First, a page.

Government Organisations see
less urgency to adapt to technology-led change.
Two thirds of Government executives acknowledge that their organisation needs to change faster over next three years to keep up with changing business conditions - but just 27 per cent feel significant or extreme pressure to adapt to the rapid change required. In addition 55 per cent are expecting slight or no technology-led disruption over the next three years, compared to just 29 per cent of business executives across all sectors. This lack of urgency and minimal perceived pressure among government leaders to change is revealed in a study called The Challenge of Speed, conducted by the Economist Intelligence Unit and sponsored by Ricoh.
However, the report also shows that a clear majority of government executives (71 per cent) have already experienced technology-driven changes to the way they operate in the last three years. In addition they do have a vision to further improve their organisational agility and rank recruiting new staff (45 per cent) and improving core business processes (44 per cent) as the top two areas where they expect to see most change over the next three years.
"The most important areas of change identified and the previous experiences from technology-led disruption will bode well for European Governments, as more change is on its way," says Carsten Bruhn, Executive Vice President, Ricoh Europe.
"The e-government goals in the European Union are set; they indicate that 50 per cent of citizens and 80 per cent of businesses should be interacting with the government digitally by 2015. The digital adoption rate last measured in 2012 was 44 per cent. So progress is positive and may help to explain why government executives are not feeling extreme pressure or expecting further significant disruption. However further changes are inevitable and will need to happen in a short space of time. The pressure to change faster is also likely to increase, as citizens continue to demand easier ways to communicate with government bodies. They no longer expect to take part in complex, document heavy processes when in most other aspects of their life; everything is faster and digital."
Government executives acknowledge there are several critical areas of focus if they are to improve citizen satisfaction. The areas cited as most crucial to their organisation in the future are 1) recruiting new staff, 2) attracting and retaining customers (citizens) 3) improving core business processes and 4) accessing business critical information. This broad mix of priorities indicates that there is a lot to do, but many governments are already benefitting significantly from their digital transformations. The report highlights several examples - 'in Spain, three out of four administrative procedures are now initiated online. This cuts red tape and has saved companies 19 billion Euros in the past five years alone.' In Estonia '100 information systems [are] connected through a legally-mandated data exchange layer. This interoperability has enabled [it] to provide about 2,500 e-services' for its citizens.' And in Denmark, they are 'working towards making the use of the digital channels mandatory by law, progressing to use a digital channel for at least 80 per cent of all written communications between citizens or businesses and public authorities by 2015.'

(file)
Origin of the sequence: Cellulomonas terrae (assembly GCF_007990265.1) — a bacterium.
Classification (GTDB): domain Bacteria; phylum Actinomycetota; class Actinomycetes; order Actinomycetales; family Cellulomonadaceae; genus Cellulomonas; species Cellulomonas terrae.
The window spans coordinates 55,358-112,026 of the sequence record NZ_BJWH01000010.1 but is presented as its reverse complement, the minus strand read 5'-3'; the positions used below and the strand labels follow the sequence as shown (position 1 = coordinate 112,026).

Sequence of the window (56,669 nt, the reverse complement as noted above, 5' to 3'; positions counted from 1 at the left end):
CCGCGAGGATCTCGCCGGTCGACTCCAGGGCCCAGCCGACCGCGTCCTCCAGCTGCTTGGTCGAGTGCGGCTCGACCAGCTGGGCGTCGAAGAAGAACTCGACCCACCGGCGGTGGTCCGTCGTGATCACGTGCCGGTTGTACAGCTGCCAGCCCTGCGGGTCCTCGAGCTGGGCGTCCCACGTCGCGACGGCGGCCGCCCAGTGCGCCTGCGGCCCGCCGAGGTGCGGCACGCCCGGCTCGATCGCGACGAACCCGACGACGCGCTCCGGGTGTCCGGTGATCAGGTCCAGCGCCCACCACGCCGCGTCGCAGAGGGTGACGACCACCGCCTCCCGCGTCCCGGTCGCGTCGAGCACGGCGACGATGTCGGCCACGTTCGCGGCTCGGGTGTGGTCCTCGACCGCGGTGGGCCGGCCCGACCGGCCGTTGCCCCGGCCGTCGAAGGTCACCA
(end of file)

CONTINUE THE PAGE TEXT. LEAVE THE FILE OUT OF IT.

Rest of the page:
However many of the government executives surveyed in Europe show concern that rapid change will bring increased risk to their citizen communications. They rated the IT function (45 per cent) and marketing (45 per cent) of equal primary concern when changing business functions quickly. However, as e-government becomes the norm, opening online paths to communicate is more essential than ever before and must be managed alongside the needs to those citizens that have not readily embraced the digital world.
Bruhn adds "Cross-media communications, data security, analytics, clearly defined processes and integrated technology platforms are essential ingredients to minimise risk, maximise citizen satisfaction and create efficiencies. When in place, there is so much to gain. Take a look at a public railway network in Spain, were we managed its concessionary travel cards process. There are more than 80,000 applications from citizens each year. By automating the process, interacting directly with the travellers, validating data and issuing personalised travel cards, the waiting time was reduced by 50 per cent. This single example of tailored process optimisation highlights just how much time can be saved and supports the goal to increase citizen satisfaction."
And of course, with effective digitised processes there are cost savings too, derived from reduced duplication, increased productivity and less waste. Yih-Jeou Wang, Head of International Co-operation at Denmark's agency for digitisation, interviewed in the Economist Intelligence Unit report sums up the challenge of speed for government organisations by saying, "We're looking for cost savings, but not by cutting back the quality of public services. In fact, we see the smart use of ICT as a way of empowering our citizens in the sense that they are experiencing more freedom in living their everyday lives".
For more insights into the challenge of speed facing government organisations, visit www.ricoh-europe.com/thoughtleadership to download the full article and infographic and watch the video.
Press release from Ricoh
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